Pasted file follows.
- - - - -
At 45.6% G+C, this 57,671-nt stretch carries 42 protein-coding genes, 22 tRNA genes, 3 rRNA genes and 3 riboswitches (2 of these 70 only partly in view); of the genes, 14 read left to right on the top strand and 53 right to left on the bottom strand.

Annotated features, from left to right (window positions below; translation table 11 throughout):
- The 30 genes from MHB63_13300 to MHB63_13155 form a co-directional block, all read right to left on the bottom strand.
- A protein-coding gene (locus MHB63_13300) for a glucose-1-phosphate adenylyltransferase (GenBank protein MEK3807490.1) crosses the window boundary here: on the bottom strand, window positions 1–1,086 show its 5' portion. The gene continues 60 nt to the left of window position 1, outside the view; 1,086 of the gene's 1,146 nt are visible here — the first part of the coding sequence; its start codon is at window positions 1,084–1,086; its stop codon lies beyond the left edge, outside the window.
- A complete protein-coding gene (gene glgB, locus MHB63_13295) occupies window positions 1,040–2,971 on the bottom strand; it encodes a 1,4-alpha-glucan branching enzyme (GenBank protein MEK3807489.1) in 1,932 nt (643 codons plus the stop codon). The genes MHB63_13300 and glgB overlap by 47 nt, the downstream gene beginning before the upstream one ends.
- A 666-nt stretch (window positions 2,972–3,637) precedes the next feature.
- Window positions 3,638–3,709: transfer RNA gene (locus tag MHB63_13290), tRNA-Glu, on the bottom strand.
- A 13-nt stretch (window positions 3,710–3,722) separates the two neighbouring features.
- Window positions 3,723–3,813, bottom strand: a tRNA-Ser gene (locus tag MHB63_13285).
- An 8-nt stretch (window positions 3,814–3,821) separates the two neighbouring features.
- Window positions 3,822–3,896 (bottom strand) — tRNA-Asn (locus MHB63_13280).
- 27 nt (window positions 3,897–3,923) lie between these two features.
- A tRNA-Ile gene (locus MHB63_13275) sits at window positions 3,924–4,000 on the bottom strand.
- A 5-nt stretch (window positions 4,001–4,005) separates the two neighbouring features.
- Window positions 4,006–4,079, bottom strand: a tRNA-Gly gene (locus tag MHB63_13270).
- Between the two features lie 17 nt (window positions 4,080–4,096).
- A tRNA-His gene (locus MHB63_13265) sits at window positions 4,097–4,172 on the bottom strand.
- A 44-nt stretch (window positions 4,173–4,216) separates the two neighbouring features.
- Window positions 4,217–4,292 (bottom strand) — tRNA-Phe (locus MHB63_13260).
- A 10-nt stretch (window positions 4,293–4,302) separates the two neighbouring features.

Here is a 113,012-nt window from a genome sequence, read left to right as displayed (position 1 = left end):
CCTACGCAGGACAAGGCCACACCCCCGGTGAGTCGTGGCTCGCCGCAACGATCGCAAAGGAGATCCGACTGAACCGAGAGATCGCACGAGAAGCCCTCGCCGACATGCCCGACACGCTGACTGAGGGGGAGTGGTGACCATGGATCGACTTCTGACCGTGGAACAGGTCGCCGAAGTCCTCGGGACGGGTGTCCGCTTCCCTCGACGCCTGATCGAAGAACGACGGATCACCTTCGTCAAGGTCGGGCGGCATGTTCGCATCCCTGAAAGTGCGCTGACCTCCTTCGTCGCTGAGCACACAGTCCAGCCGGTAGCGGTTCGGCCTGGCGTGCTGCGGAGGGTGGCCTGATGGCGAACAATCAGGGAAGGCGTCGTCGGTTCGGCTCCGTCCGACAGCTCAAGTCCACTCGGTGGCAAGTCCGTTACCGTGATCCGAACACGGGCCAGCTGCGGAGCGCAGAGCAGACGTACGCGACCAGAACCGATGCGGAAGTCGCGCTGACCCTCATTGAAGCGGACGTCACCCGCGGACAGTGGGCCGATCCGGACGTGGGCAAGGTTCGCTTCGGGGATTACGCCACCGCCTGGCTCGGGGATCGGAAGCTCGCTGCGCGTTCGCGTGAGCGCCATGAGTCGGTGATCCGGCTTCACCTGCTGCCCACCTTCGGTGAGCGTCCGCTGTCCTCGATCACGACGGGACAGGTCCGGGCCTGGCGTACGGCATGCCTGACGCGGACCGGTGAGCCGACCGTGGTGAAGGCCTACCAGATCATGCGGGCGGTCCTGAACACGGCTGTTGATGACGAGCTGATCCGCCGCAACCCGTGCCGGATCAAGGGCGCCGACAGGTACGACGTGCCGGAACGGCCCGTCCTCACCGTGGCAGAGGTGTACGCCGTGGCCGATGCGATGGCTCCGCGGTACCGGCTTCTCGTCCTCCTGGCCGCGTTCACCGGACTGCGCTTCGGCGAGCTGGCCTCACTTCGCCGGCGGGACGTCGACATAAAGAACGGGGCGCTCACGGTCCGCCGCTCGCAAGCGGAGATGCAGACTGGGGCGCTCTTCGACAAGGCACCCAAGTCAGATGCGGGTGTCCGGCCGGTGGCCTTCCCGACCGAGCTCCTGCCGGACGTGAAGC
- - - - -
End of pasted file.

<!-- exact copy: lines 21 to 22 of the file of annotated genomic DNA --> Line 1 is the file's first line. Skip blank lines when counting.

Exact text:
Here is a 113,012-nt window from a genome sequence, read left to right as displayed (position 1 = left end):
CCTACGCAGGACAAGGCCACACCCCCGGTGAGTCGTGGCTCGCCGCAACGATCGCAAAGGAGATCCGACTGAACCGAGAGATCGCACGAGAAGCCCTCGCCGACATGCCCGACACGCTGACTGAGGGGGAGTGGTGACCATGGATCGACTTCTGACCGTGGAACAGGTCGCCGAAGTCCTCGGGACGGGTGTCCGCTTCCCTCGACGCCTGATCGAAGAACGACGGATCACCTTCGTCAAGGTCGGGCGGCATGTTCGCATCCCTGAAAGTGCGCTGACCTCCTTCGTCGCTGAGCACACAGTCCAGCCGGTAGCGGTTCGGCCTGGCGTGCTGCGGAGGGTGGCCTGATGGCGAACAATCAGGGAAGGCGTCGTCGGTTCGGCTCCGTCCGACAGCTCAAGTCCACTCGGTGGCAAGTCCGTTACCGTGATCCGAACACGGGCCAGCTGCGGAGCGCAGAGCAGACGTACGCGACCAGAACCGATGCGGAAGTCGCGCTGACCCTCATTGAAGCGGACGTCACCCGCGGACAGTGGGCCGATCCGGACGTGGGCAAGGTTCGCTTCGGGGATTACGCCACCGCCTGGCTCGGGGATCGGAAGCTCGCTGCGCGTTCGCGTGAGCGCCATGAGTCGGTGATCCGGCTTCACCTGCTGCCCACCTTCGGTGAGCGTCCGCTGTCCTCGATCACGACGGGACAGGTCCGGGCCTGGCGTACGGCATGCCTGACGCGGACCGGTGAGCCGACCGTGGTGAAGGCCTACCAGATCATGCGGGCGGTCCTGAACACGGCTGTTGATGACGAGCTGATCCGCCGCAACCCGTGCCGGATCAAGGGCGCCGACAGGTACGACGTGCCGGAACGGCCCGTCCTCACCGTGGCAGAGGTGTACGCCGTGGCCGATGCGATGGCTCCGCGGTACCGGCTTCTCGTCCTCCTGGCCGCGTTCACCGGACTGCGCTTCGGCGAGCTGGCCTCACTTCGCCGGCGGGACGTCGACATAAAGAACGGGGCGCTCACGGTCCGCCGCTCGCAAGCGGAGATGCAGACTGGGGCGCTCTTCGACAAGGCACCCAAGTCAGATGCGGGTGTCCGGCCGGTGGCCTTCCCGACCGAGCTCCTGCCGGACGTGAAGC